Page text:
UN, Ukraine, and Turkey halt grain corridor shipments — Quartz Daily Briefing — Quartz | Whuff News


Good morning, quartz readers!


Here’s what you need to know

The UN, Ukraine, and Turkey agreed to suspend grain corridor delivery. The decision came after Russia warned that using the Black Sea route was “unacceptable.” Meanwhile, Pakistan will import 300,000 tonnes (330,693 tonnes) of wheat from Russia.

India runs its digital rupee. The country’s central bank has listed nine private and state-owned institutions to conduct transactions with the “e-rupee.”

China’s Foxconn factory doubles its workers’ bonuses. iPhone suppliers are offering an extra $55 a day to quell anger over strict covid restrictions, which earlier this week prompted workers to flee.

Tesla will start making its cyber truck in 2023. Mass production is scheduled for late 2023, Reuters reported. In other auto news, China’s EV sales fell in October, and Toyota has cut its production goals after a 25% drop in revenue amid chip shortages.

Israel held its fifth election in four years. The general election, which is expected to see the highest turnout in 20 years, is seen as a referendum on former prime minister Benjamin Netanyahu, who faces corruption charges—exit polls suggest he may make a comeback.

Brazilian President Jair Bolsonaro broke the silence. He did not admit his defeat in the election, nor contest the results. Bolsonaro’s chief of staff said a transition of power would begin.



What to watch out for

Three of Gautam Adani’s businesses in the infra, energy and utilities sectors will report earnings in the coming weeks. If the quarterly performance of companies in the same industry is any indication, Adani, already Asia’s richest man, is looking to cement its position among the world’s top billionaires.

Adani Ports & Special Economic Zones, India’s largest private port operator, beat analysts’ expectations yesterday (Nov 1) as trade volumes fully recovered from pandemic restrictions. Adani Green Energy is poised to deliver strong results amid increasing demand for alternative fuel sources. And then came the turn of Adani Enterprises’ flagship, the multibagger stock that was recently included in the Nifty 50, India’s benchmark stock market index.

Although it has been a long journey for the conglomerate, the chairman’s wealth has skyrocketed this year. Adani has just reclaimed his position as the third richest person in the world, ahead of Amazon founder Jeff Bezos.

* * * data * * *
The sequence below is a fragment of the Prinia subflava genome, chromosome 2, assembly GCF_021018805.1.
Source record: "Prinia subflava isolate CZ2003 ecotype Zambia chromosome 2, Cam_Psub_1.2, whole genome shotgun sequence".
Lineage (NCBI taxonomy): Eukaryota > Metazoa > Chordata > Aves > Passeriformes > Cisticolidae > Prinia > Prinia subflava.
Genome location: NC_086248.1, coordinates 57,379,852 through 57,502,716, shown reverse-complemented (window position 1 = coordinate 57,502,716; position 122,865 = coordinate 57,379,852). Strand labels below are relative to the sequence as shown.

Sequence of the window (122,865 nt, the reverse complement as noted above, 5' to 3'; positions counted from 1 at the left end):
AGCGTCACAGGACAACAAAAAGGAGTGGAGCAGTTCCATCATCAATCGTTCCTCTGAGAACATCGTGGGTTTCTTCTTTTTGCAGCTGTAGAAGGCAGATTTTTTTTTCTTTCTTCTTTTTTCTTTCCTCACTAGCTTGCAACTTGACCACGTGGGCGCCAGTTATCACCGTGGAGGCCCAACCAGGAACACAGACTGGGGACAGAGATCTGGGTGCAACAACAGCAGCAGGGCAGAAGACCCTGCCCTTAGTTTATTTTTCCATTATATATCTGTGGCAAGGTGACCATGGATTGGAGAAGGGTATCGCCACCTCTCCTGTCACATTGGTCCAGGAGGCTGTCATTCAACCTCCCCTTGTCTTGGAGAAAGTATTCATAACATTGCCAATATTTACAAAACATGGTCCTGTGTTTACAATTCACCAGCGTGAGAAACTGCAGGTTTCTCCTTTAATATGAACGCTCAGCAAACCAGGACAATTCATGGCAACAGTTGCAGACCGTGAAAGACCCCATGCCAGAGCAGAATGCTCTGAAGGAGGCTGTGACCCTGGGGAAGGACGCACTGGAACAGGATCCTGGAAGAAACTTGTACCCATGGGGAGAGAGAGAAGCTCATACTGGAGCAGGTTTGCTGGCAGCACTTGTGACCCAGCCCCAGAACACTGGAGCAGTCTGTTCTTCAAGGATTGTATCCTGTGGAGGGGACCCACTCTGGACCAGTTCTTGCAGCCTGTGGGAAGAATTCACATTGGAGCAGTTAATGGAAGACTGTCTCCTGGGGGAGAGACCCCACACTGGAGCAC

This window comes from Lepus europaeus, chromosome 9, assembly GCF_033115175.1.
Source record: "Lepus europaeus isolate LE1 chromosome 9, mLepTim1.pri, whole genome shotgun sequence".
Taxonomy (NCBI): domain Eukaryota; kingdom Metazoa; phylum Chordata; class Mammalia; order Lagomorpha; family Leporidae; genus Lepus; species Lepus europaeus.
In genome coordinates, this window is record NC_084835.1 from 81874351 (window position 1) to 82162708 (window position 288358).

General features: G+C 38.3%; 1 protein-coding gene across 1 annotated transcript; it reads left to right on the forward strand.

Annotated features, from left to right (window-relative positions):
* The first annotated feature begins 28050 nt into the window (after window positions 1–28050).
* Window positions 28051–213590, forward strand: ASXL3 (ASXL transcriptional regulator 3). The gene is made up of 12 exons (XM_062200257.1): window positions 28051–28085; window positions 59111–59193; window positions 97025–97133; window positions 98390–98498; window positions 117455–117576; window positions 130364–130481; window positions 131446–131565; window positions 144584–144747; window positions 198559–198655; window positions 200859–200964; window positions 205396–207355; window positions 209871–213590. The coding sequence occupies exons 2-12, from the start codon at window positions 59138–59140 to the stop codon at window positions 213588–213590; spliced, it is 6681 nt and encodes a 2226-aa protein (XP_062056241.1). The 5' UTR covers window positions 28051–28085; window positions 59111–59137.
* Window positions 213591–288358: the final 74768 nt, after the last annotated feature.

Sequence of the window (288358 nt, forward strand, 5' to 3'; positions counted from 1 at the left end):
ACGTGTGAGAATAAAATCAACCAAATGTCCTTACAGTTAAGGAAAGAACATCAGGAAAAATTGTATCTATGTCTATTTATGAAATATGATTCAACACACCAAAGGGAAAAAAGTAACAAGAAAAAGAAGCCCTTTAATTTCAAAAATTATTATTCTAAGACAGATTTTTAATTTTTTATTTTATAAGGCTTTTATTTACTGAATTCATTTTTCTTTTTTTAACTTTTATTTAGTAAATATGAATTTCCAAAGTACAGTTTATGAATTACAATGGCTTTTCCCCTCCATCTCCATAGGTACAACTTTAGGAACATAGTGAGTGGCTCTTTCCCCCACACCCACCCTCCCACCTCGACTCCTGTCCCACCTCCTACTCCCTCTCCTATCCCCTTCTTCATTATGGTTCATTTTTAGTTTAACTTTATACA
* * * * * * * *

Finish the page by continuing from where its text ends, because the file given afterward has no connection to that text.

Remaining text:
Central banks are experiencing a gold frenzy

It was the late 1960s. The Beatles’ “All You Need Is Love” is playing, people are deciding what tie-dye shirts to wear, and the central bank is just filled with gold.

It’s been a while since the precious metal actually supported the US dollar, but central banks are once again buying lots of the stuff, amassing gold reserves this year at a rate not seen since 1967.

Image copyright: Mimansa Verma

Gold is considered an effective inflation hedge, although some analysts believe this to be true only over time spanning over a century or more. But scorching inflation is driving higher demand for safer assets. Central banks in Turkey, Uzbekistan and India were among the biggest buyers of gold in the last quarter.


Another (safer) investment: Spam

Image copyright: Gem of Samad

Spam is experiencing a resurgence as shoppers turn to cheap and convenient foods amid soaring inflation. But in some places, the portmanteau for “spiced ham” never stopped being cool. In South Korea, for example, Spam is offered as a holiday gift. Part of the appeal of luncheon meat is that it’s more than just something you eat—it’s rooted in tradition, versatility, convenience, and culture.

We’re peeling back the lid on Spam in our next Weekly Obsession. Sign up to get emails in your inbox today! And while you’re at it, get a Quartz membership at our lowest discount yet (60% off) to support our work.



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A surprising discovery

TSwift sweeps the Top 10 charts. It was the first in the Billboard Hot 100’s 64-year history.

An area four times the size of India is needed to meet land-based carbon removal goals. Totaling about 1.2 billion hectares (2.9 billion acres), that’s unlikely.

New Zealand’s tax authorities apologize for trying to teach finance on Halloween. His idea of ​​taxing candy was just as popular as the earlier “cow fart” fee.

The first print edition of the US Constitution will soon be auctioned. One of two copies in existence sold last year for $43.2 million.

Neanderthal came out with a bang. They might be doing the devil tango with too many Homo sapiens.


Our best wishes for a productive day. Send any news, reviews, candy scams and other copies of the US Constitution to hi@qz.com. Reader support makes Quartz available to all—become a member. Today’s Daily Briefing is brought to you by Ananya Bhattacharya, Sofia Lotto Persio, Julia Malleck and Morgan Haefner.



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